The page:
Michelle Yeoh as Evelyn and Stephanie Hsu as Joy in 'Everything Everywhere All at Once' from A24. As they stand in a parking lot, they are in focus while the storefronts and cars around them are out of focus. They are hugging. We see Evelyn from the side, but not her face. She has long, black hair and is wearing a long-sleeved, red sweater with a gold design on the sleeves. Joy is a young Chinese woman who is pressing her head against Evelyn's shoulder as they embrace. Her eyes are closed, and she has a pained expression on her face. She's wearing a pink jacket.

Kids’ Struggle To Watch ‘EEAAO’ With Immigrant Parents Shows Why It’s Important

"moms who inflicted EEAAO-level trauma but did not understand EEAAO is my favorite genre" -Ashley Ray

Generational Trauma films are basically their own genre at this point. From Everything Everywhere All at Once to Turning Red and Encanto, these films are geared towards very young audiences, as well as towards adults.

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It’s as if our current crop of filmmakers, several of whom are People of the Global Majority (PGM), have decided to sort through their family generational trauma all at once, very publicly, in order to spare the next generation the same pain. If only more of our PGM immigrant parents were as interested in healing and preventing trauma as their children. Then again, tuning out opportunities for healing is itself a trauma response.

Generational trauma films hit different for immigrant families

Actor and writer Ashley Ray posted the following tweet saying, “moms who inflicted EEAAO-level trauma but did not understand EEAAO is my favorite genre.”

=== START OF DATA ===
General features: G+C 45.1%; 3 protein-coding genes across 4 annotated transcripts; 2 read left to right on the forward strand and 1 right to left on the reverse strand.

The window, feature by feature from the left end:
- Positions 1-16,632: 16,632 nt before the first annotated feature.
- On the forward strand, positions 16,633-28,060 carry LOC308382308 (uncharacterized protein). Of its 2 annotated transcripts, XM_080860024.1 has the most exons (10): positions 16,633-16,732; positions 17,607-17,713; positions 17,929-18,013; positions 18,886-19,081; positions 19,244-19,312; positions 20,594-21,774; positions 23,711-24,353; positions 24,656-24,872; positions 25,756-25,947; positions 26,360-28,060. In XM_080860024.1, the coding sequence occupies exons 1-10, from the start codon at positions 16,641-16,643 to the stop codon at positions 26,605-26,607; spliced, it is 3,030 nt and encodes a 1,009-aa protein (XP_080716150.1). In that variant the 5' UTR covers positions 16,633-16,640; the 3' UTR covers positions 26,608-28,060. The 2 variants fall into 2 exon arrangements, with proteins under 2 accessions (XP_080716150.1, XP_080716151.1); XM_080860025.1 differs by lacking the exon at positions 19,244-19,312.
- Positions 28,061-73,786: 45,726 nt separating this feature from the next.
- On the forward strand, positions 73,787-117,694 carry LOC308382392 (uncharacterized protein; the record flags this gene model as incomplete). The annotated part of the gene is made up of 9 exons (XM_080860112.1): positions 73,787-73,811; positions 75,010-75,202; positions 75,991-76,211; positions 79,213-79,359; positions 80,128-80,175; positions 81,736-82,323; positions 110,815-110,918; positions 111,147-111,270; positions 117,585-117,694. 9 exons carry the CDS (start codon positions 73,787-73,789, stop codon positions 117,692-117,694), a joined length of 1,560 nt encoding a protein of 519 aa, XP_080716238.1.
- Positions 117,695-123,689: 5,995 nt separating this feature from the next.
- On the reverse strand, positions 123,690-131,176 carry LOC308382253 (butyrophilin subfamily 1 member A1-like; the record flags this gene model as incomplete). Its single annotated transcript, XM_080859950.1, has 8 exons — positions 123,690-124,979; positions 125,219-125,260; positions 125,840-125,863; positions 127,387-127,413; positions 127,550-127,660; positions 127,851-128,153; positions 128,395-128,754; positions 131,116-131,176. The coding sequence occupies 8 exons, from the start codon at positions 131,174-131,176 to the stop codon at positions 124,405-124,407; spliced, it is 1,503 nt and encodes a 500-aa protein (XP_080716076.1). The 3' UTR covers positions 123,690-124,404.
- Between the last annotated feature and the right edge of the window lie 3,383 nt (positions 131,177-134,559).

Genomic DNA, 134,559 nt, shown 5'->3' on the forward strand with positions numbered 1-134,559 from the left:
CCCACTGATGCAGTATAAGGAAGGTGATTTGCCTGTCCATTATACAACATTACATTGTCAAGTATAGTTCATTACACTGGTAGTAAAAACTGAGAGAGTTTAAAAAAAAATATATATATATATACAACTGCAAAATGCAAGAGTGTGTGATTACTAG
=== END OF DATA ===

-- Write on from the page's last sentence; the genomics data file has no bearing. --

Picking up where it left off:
While Ray understands that the generational trauma depicted in Everything Everywhere All at Once is very real and different for those whose parents weren’t born in the U.S, the text exchange she shared was, for her, simply an example of her mom being so distracted by Hot Dog Fingers that she couldn’t process the rest of the film—not that she’s opposed or indifferent to the meaning behind it.

Ray clarified further down the chain that “my mom knows when she was bad or wrong, she can talk about it, she’s just not gonna see the analogy in a movie where she keeps asking me why people have hotdog hands but we watch waiting to exhale and she’s right there with me.”

There were others, however, who related to Ray’s original tweet in a different way.

Many who describe themselves as first or second generation here in the U.S. had a sadder, or more infuriating experience when watching Everything Everywhere All at Once with their parents. In an attempt to start a conversation with their moms about trauma inflicted in the past, these folks were dismissed entirely.

Or rather, the moms seemed to have so little self-awareness that they didn’t even make a connection between themselves and the film. So, it didn’t occur to them that there was something being dismissed.

Honestly, I don’t know what’s worse: being dismissed, or not being seen at all.

Lashing out is a trauma response

Arinee Rahman (@arineeee) on TikTok, who tagged herself as Bengali and Muslim, posted the following about her mother’s response to watching EEAAO:

In sharp contrast to the white girl she duetted, who received a rock with googly eyes on it from her mother, Arinee’s mom claimed not to get it, then proceeded to engage in the very behavior Arinee might have hoped to discourage with EEAAO.